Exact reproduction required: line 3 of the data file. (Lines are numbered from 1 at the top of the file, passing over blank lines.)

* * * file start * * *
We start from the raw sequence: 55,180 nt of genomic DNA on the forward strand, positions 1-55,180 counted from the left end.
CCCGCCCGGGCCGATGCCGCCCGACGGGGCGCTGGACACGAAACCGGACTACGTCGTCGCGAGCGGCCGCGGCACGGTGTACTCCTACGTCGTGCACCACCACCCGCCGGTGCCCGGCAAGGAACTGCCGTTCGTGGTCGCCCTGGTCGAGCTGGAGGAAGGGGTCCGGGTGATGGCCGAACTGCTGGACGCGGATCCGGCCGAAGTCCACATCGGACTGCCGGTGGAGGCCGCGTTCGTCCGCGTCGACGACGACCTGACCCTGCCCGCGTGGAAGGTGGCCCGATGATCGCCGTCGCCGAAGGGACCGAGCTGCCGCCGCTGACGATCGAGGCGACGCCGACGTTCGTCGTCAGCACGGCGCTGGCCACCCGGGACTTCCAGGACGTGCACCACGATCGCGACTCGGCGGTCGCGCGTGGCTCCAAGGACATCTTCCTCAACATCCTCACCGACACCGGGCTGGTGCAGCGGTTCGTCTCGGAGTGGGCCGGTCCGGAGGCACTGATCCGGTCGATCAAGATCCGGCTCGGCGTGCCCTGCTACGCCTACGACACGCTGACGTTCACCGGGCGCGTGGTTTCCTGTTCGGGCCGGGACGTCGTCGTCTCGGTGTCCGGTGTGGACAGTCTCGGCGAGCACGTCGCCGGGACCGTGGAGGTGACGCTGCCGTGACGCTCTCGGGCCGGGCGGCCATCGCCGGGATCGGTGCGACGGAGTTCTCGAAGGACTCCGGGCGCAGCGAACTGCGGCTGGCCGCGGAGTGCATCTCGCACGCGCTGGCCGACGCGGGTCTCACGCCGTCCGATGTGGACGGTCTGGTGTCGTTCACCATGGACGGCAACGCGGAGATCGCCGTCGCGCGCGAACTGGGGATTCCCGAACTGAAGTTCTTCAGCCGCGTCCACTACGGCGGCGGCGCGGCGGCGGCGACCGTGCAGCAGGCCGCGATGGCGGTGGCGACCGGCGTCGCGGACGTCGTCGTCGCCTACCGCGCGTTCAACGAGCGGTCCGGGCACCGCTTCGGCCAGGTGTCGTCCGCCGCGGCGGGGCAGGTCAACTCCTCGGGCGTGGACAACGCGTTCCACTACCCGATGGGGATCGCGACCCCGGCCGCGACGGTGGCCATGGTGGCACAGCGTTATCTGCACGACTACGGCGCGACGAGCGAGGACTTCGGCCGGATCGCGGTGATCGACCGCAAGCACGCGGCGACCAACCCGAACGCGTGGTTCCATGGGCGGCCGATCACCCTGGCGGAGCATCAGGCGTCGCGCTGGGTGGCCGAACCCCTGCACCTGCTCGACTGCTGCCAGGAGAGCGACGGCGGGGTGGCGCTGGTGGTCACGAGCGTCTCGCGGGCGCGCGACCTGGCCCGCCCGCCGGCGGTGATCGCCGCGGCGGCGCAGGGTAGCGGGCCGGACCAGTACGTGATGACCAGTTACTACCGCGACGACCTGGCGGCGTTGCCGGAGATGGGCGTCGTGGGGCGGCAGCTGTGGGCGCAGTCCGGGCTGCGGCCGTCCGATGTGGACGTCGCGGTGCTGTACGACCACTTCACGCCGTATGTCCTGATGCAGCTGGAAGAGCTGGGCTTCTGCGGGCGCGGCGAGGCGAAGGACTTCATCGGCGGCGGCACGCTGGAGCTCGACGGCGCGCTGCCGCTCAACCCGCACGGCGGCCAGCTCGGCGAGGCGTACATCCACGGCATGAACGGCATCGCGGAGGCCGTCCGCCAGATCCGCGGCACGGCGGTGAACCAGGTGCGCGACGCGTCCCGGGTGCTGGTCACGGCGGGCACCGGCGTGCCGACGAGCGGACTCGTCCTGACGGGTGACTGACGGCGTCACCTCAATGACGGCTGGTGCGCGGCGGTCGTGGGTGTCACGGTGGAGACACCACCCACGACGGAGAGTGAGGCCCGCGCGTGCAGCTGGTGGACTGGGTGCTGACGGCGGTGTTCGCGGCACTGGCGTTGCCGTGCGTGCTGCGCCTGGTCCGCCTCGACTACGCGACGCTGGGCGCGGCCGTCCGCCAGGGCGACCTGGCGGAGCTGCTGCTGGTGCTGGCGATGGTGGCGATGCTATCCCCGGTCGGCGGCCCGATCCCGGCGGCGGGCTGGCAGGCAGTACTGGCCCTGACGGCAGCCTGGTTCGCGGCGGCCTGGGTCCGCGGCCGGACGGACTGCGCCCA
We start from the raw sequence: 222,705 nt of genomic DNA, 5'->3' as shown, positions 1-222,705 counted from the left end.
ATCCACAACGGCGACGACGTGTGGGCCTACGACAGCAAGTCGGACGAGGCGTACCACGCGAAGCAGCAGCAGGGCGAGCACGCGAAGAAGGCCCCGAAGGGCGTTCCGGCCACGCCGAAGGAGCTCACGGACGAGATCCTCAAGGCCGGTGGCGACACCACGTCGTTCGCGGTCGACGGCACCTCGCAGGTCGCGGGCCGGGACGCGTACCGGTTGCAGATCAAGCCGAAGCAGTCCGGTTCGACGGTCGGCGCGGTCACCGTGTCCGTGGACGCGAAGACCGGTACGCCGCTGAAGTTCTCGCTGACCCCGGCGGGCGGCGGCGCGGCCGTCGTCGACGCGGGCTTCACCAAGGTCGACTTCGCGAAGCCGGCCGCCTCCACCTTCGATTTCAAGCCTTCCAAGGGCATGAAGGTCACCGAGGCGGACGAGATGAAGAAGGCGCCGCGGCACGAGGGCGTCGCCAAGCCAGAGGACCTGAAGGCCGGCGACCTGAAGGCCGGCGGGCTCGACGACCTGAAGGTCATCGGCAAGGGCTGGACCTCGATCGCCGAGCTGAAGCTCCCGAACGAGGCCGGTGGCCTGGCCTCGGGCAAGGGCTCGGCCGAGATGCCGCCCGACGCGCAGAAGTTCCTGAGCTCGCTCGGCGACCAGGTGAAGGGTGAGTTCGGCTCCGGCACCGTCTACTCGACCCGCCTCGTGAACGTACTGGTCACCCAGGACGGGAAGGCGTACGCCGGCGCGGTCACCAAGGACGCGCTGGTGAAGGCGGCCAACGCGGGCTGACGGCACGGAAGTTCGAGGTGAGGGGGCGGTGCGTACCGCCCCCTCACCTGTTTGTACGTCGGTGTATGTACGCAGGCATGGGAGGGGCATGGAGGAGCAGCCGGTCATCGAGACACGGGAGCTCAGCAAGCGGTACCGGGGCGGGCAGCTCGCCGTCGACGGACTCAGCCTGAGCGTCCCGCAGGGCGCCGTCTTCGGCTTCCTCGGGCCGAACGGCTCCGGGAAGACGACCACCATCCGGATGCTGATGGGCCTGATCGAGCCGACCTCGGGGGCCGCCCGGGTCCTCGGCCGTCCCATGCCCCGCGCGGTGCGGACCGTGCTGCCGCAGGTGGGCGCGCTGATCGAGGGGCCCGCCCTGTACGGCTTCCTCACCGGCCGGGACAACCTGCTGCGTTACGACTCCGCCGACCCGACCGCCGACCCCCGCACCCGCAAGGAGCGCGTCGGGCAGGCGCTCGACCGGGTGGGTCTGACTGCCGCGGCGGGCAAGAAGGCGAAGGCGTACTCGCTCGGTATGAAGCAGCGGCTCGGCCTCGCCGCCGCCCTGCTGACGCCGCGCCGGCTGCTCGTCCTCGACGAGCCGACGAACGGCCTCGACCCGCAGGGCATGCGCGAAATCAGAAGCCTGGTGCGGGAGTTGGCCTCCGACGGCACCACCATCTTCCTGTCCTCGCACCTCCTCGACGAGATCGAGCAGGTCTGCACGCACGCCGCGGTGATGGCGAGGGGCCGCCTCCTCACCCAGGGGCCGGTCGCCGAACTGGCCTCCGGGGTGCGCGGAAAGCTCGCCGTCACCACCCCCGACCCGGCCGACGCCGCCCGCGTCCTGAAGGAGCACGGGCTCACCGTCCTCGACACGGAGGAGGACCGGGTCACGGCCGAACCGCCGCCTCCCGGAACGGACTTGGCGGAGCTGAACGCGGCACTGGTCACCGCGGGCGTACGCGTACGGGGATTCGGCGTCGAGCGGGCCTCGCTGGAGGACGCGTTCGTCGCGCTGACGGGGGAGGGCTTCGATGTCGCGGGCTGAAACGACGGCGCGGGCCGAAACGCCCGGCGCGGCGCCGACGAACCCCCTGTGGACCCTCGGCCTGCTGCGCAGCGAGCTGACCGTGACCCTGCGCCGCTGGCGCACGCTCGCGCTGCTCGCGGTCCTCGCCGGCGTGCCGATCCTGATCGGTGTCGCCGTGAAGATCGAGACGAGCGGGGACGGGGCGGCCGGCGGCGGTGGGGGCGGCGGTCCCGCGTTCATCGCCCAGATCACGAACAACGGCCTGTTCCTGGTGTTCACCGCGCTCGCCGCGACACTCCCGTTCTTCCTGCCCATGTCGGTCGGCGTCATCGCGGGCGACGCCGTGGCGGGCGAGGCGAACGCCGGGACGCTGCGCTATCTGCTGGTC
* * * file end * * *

We start from the raw sequence: 222,705 nt of genomic DNA, 5'->3' as shown, positions 1-222,705 counted from the left end.